At least one 200-level course from the same track of the Major.
This course aims to provide a critical examination of key issues and processes related to the international relations of China. The focus of the course is on developments since the end of the Cold War, with a particular emphasis on the rise of China and its various implications for international politics.
As protestors in the summer of 1989 gathered in Tiananmen Square to demand greater political rights, it appeared as though the changes that swept Europe with the collapse of Soviet Union were being replicated in China. Nearly two decades on, the Chinese Communist Party remains in power, having successfully negotiated the end of the Cold War and built the foundations for China’s rise as a Great Power in the world. China is now integrated into the world economy and has played important political roles. Yet, China meanwhile seems to be vulnerable as well. Many Western observers have been expecting the collapse of People’s Republic of China, as they argue that the regime lacks legitimacy since it is not built upon an electoral/democratic system. The riots that took place in Tibet in 2008 and in Xingjian in 2009 to a certain degree reflect the fragility of the PRC. As Susan Shirk notes, China is a ‘fragile superpower’. In addition, China’s rise appears threatening to many people. Foreigners often worry that China’s rapid development will present a threat to the stability of the current world order. Military and political tensions between China and Japan could undermine the stability of the Northeast Asian region for instance.
As such, this course attempts to contemplate the following three questions by examining the rise of China, both in theoretical and empirical terms:
Is China’s rise a real phenomenon, and what are the characteristics of China’s rise, if any?
Is the rise of China an opportunity or a threat, and how should we analyse it?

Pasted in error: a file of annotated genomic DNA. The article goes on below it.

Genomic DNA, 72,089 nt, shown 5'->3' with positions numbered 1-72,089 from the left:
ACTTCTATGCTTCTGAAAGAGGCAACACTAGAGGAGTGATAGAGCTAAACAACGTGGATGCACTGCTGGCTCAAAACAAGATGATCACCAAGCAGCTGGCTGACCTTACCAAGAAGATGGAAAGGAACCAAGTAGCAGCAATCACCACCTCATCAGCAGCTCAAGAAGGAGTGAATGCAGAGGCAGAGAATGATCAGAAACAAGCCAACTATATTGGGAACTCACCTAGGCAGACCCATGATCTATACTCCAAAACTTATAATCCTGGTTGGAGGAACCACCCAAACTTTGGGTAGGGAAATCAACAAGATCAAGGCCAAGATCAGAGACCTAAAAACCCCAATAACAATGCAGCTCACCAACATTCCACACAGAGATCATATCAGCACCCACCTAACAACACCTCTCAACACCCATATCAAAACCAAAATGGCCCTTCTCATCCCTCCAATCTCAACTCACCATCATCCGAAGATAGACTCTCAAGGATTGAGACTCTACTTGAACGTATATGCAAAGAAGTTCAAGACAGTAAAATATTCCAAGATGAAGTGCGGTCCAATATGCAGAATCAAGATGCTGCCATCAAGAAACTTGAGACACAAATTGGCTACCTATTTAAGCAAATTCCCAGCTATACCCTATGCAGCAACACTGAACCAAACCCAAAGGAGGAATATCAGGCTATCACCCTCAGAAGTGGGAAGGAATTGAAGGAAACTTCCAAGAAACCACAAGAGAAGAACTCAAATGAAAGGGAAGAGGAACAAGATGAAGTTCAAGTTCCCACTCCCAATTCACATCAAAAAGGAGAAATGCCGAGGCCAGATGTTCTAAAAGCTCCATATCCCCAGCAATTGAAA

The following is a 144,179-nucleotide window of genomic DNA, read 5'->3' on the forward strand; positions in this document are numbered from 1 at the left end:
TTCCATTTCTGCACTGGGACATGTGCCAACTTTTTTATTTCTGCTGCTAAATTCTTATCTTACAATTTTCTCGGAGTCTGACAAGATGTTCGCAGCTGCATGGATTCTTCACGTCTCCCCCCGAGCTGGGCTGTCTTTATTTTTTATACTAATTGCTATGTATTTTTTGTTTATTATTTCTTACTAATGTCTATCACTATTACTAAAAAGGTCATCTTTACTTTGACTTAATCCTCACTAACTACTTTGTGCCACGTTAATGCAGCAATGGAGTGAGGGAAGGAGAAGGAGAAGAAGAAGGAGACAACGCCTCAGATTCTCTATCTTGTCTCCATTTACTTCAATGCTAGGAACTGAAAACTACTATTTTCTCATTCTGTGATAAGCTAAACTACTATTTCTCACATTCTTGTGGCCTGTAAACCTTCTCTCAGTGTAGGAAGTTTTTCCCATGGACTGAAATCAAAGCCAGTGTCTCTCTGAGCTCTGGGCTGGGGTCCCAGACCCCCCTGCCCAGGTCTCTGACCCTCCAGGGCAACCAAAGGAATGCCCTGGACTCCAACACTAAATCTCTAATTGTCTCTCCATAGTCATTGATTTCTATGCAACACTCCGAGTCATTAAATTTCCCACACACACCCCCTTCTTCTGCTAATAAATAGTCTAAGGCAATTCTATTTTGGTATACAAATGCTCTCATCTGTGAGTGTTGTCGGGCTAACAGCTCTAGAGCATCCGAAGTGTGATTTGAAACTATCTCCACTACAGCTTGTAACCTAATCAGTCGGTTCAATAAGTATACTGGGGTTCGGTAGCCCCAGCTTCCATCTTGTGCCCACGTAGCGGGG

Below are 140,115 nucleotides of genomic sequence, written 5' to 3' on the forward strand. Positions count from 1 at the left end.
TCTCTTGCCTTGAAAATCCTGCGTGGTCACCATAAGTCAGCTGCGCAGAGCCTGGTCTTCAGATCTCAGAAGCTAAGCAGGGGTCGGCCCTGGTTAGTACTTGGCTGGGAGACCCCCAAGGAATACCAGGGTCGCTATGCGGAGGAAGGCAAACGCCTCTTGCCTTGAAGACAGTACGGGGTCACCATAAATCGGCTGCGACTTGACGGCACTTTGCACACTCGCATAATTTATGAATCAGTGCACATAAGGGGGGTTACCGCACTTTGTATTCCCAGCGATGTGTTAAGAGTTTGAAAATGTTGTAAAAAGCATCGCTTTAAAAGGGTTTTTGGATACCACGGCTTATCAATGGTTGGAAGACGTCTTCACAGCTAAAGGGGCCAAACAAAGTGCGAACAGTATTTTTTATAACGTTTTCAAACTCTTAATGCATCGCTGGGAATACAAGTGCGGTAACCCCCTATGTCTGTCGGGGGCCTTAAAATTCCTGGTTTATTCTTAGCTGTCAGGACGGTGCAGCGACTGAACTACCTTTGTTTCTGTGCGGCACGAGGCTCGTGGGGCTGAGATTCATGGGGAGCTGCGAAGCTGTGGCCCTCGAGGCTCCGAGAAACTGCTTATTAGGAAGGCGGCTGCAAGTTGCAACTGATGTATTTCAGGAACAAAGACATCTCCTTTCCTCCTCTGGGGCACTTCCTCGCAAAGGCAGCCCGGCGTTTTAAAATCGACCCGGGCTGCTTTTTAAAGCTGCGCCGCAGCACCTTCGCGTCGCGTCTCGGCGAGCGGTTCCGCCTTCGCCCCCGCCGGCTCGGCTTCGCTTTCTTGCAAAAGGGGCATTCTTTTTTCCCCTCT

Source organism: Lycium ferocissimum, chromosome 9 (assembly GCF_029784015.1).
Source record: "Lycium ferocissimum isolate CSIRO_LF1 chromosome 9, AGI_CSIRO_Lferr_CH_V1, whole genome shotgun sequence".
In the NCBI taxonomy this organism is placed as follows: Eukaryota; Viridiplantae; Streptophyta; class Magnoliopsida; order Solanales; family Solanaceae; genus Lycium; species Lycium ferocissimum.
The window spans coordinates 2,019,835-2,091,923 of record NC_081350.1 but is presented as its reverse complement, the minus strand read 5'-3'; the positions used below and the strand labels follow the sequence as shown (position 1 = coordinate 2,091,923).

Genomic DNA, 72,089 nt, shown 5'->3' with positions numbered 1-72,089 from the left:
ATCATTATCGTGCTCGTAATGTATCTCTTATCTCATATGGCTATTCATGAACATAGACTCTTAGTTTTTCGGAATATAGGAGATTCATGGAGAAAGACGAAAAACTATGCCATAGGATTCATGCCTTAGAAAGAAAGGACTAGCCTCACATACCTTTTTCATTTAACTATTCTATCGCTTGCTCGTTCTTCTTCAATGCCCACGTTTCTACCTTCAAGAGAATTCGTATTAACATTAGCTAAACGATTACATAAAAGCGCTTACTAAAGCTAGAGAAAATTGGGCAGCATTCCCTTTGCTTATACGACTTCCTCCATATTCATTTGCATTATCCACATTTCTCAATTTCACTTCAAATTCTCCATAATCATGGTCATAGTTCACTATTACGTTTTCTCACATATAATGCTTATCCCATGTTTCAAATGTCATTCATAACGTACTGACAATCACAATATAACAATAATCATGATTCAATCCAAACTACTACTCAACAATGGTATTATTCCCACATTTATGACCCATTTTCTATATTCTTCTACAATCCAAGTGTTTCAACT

How should the world manage China’s rise?
In short, this course draws considerable insight from international relations and comparative political theory to make sophisticated and nuanced analysis of China’s ascent. The course is organised around three parts, 14 sessions. Part 2 (Session 3, 4, 5, 6, 7, 8) aims to deliberate questions such as whether China’s rise a real phenomenon and what the characteristics of China’s rise are? It will examine three faces of Chinese powers (i.e. might, money and minds) as well as three challenges facing contemporary China (i.e. stability, sustainable development, and territorial integrity). Part 3 (Session 9, 10, 11, 12, 13) is designed to consider China’s foreign relationships with different countries/regions around the world over various issues. The countries/regions being discussed include Japan, Taiwan, Africa, the EU, and the United States.
- China: A Fragile Superpower? An Introduction to China’s International Relations
- China’s Conceptions of World Order
Part One: Inside China
- The 1st Face of Chinese Power: Might
- The 2nd Face of Chinese Power: Money
- The 3rd Face of Chinese Power: Minds
- Critical Issues in Contemporary China 1: Stability